April 07, 2016
Pediatric researchers at the Children's Hospital of Philadelphia have identified a new syndrome that causes a rare intellectual disability and may be treatable through an amino acid supplement that relies on the latest advances in precision medicine.
Scientists from CHOP's Center for Applied Genomics (CAG) collaborated with an international team from five countries to complete a series of cell studies that examined a specific gene change found in children with developmental delays. By focusing in on the TBCK gene, previously linked to intellectual disability in a single-family Saudi study, researchers were able to determine that clinical symptoms found in affected children were traceable to the same genetic mutations.
"Intellectual disability is a common diagnosis, but it includes many different diseases, with multiple genetic causes, and few targeted therapies,” said first author Elizabeth Bhoj, a Genetics fellow in the CAG. “This study may represent an early step toward the types of precision medicine treatment that may become more common as we draw on genomic research.”
To complete the study, DNA samples were taken from 13 affected children who came from nine unrelated families. To cross-check results, samples were also taken from the children's healthy parents. Four pairs of siblings in the study all possessed symptoms ranging from moderate to severe developmental delays and low muscle tone, while five of the children experienced seizures.
Despite variations in clinical symptoms among the patients, all of them had mutations to the TBCK gene (TBC1-domain-containing kinase), discovered through whole-exome sequencing. None of the parents in the study had an intellectual disability, yet they all carried the same gene mutation inherited by their children as a recessive trait from both parents.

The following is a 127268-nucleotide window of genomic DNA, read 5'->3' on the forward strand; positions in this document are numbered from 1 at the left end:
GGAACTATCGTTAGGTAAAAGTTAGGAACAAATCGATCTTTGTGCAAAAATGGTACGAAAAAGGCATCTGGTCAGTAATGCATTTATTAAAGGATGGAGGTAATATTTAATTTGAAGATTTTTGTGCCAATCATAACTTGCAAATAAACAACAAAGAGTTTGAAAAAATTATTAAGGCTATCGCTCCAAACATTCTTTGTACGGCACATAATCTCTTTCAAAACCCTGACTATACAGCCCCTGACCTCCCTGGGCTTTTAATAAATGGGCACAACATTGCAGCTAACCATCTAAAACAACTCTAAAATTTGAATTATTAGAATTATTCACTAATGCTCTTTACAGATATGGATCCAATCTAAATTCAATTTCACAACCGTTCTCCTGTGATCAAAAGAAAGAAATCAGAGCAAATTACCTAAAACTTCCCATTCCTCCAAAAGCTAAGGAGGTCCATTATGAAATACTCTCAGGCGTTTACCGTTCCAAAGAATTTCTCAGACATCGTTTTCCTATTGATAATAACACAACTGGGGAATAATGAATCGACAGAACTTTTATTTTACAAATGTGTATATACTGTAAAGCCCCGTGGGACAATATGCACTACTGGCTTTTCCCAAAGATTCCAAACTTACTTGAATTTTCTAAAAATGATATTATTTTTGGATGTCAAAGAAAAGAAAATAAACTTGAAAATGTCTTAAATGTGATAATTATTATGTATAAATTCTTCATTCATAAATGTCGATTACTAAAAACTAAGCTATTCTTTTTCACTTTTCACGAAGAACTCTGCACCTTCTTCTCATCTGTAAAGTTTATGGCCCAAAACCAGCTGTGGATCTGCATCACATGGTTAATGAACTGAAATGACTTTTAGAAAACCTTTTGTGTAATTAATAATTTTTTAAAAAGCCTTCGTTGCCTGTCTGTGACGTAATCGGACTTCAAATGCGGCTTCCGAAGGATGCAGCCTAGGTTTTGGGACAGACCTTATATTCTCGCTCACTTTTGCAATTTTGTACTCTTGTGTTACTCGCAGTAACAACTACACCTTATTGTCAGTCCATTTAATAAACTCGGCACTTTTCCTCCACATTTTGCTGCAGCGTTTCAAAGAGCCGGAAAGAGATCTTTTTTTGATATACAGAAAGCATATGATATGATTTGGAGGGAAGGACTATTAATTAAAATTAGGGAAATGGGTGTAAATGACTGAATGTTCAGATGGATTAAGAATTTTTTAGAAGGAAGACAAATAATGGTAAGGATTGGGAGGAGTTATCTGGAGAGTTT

The TBCK gene, which codes for the TBCK protein, works to regulate signals on the mTOR pathway and has previously been connected to epilepsy, autism and intellectual disability with evidence signal abnormalities. The study shows that the affected children, all of whom had lower levels of mTOR signaling and the TCBK protein, responded favorably to leucine, an amino acid that when added to cell cultures increased mTOR signaling in patients' cells.
Scientists have proposed calling the condition TBCK-related ID syndrome.
Senior study author and CAG director Hakon Hakonarson said the findings, which can be likened to dietary modifications used to manage other conditions, reinforce the promise of modern genetic approaches to uncovering disease.
“Such molecular phenotyping can help clarify disease relationships and inform future treatments, in keeping with our precision medicine focus.”
Bhoj added that the next step will be a pilot study that tests the effects of leucine supplements in children identified with TBCK-related ID syndrome.
The full study, published in the April edition of the American Journal of Human Genetics, can be accessed here.